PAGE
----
NEW

RTJ Flanges vs RF Flanges

Ring type joint and raised face flanges are two of the most popular options in the industry today. When we talk about these types of flanges and their differences, we are referring to choosing the best type of flange to create an effective seal. Today we’re going to...

Flange Faces

As you start to consider purchasing flanges or gaskets, you’ll see a variety of terms used that you may not have come across before. Flange faces are the surface area that will receive the gasket, allowing them to come together to create a seal when put under...

Octagonal Ring Type Joints

A ring-type joint is a metallic ring that is machined to sit between two mating surfaces, where it will be compressed to provide a high-quality and reliable seal. Ring-type joints are vital components in various applications across multiple industry sectors,...

Blind Flange vs Blank Flange

Small pieces of mechanical equipment flanges continually play a vital role across numerous industries and applications. In essence, we use flanges to connect pipes to each other, with flanges also found in valves and specific application fittings too. Due to the...

Types of Flanges

Businesses in a variety of industries rely on flanges to join pipes or components together or to keep equipment secured to a surface. When it comes to choosing the best types of flange for your processes, you’ll want to take the time to research the different options...

Threaded Flange

Threaded flanges are probably the most recognisable of all flanges due to their screw thread design that is used to connect it to the pipe. Threaded flanges, also known as screwed flanges (for obvious reasons), require a male and female thread to create a connection...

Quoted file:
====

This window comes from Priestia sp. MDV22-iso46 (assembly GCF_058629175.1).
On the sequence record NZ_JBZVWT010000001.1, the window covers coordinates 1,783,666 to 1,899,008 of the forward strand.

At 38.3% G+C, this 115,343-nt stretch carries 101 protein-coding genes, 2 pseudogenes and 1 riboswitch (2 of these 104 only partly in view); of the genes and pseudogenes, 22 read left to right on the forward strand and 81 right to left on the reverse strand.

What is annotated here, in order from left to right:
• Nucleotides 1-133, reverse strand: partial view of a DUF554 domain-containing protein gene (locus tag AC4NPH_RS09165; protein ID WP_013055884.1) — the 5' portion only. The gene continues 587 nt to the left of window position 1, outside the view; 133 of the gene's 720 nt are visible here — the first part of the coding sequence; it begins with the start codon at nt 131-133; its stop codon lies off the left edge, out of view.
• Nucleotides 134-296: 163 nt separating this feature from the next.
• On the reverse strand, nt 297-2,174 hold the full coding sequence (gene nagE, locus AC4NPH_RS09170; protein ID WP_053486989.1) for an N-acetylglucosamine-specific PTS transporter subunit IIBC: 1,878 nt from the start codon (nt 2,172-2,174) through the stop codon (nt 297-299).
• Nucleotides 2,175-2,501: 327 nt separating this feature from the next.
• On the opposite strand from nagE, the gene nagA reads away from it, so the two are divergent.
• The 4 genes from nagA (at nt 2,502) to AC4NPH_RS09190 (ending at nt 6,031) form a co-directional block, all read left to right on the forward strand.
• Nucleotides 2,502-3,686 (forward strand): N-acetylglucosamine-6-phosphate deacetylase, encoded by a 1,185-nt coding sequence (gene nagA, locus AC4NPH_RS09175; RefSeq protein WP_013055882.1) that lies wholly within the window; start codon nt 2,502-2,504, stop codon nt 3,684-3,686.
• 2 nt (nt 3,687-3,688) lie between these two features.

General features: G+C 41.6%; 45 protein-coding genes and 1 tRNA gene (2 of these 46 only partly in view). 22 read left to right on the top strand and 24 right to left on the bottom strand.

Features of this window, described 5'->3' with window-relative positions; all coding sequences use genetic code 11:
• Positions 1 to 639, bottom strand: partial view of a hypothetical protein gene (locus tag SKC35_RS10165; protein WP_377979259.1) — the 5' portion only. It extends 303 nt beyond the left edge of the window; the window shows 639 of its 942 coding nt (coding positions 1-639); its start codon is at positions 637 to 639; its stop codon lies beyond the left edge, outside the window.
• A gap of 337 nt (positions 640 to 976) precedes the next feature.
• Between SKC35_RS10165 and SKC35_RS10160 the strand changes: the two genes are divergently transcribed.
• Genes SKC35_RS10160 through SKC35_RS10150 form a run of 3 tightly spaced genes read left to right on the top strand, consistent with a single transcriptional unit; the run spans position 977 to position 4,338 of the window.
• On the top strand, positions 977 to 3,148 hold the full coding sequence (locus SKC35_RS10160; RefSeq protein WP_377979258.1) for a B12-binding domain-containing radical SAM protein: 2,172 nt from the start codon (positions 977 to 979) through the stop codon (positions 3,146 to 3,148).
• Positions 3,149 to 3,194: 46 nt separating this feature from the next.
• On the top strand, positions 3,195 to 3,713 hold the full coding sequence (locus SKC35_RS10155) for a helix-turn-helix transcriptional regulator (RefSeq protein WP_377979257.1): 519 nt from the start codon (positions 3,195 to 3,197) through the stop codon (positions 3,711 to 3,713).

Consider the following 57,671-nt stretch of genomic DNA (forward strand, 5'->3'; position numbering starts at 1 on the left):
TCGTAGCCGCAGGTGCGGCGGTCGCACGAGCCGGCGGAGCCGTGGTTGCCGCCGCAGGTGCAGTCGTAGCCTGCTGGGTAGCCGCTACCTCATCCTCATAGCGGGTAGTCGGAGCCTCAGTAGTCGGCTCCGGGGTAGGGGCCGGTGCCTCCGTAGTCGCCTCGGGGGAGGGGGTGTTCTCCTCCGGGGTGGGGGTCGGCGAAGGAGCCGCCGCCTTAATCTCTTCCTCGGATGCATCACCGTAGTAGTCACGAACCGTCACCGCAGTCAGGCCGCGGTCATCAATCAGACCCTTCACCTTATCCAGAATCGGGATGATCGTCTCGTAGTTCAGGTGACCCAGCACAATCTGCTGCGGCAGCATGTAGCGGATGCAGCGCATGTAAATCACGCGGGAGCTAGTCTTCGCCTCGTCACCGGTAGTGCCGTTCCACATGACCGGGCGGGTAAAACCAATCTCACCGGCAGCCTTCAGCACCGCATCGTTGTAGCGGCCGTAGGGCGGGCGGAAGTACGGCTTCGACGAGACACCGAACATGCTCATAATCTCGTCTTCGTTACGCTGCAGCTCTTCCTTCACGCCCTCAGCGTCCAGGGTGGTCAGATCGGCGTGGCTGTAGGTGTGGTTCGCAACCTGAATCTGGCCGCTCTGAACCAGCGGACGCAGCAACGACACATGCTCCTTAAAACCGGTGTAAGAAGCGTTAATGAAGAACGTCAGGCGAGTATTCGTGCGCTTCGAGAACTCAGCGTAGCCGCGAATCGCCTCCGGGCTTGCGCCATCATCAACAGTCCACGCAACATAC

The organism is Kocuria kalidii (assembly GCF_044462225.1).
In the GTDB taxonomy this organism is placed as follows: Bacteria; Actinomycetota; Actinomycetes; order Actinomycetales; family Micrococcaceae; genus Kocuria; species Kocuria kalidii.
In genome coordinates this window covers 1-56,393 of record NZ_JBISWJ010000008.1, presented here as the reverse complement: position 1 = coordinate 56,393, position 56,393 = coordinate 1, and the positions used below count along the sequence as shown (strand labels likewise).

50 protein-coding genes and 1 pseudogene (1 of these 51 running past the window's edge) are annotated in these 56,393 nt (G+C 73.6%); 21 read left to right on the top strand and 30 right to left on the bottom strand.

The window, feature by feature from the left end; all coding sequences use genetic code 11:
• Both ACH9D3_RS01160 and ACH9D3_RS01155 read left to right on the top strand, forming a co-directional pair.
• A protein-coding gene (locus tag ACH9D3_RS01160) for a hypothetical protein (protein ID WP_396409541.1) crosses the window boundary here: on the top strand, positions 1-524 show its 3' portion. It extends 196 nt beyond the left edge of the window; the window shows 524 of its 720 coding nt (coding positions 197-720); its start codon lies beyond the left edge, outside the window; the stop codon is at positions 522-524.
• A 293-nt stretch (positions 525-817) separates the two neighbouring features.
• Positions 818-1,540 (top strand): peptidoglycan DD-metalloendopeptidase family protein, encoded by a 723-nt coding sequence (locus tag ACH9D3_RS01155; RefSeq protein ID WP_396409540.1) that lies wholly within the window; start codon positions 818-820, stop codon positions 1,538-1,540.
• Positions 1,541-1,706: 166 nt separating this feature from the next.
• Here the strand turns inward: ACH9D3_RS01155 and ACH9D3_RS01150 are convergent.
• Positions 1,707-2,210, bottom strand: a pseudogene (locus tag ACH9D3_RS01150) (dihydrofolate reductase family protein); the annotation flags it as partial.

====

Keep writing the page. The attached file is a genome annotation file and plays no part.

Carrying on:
Slip On Flange

A slip-on flange can also be known as a hubbed flange, which, as the name suggests, has a hub with a very low profile. Why is this important? Because this type of ring type joint gasket has an internal diameter larger than the connecting pipe, allowing you to slide it...

Weld Neck Flange

Also known as tapered hub flanges or high hub flanges, weld neck flanges are a specific type of gasket with a protruding ridge and long neck used to connect pipework and provide you with a high-quality seal. Weld neck flanges, in particular, are a popular choice when...

Nitrile vs Viton® – What is the Difference?

As you start to make a decision about what type of O-rings to purchase for your business, you might wonder what material is the most suitable for your unique needs. Every business operation has different requirements for their O-rings, such as the temperature,...

Aflas vs Viton

When it comes to choosing O ring suppliers in the UK, you’ll find that there are a wide range of materials on offer for you to choose from. Many people find that the options can seem quite overwhelming, with some materials having similar properties but offering...

See our latest catalogue for all the services we offer.

What is a Window Seal?

A window seal is something that nearly all of us will have seen in our homes or workplaces and is designed to help make your building more comfortable. Within our range of Sealing Specialist Products, we offer a selection of window seals designed for various applications. Today we’re going to share our full guide to window seals, including why and where you would use them. Don’t hesitate to get in touch with our team to discuss any questions you have about the products on our site.

What is a window seal and its application

Window Seals – Common Uses and Applications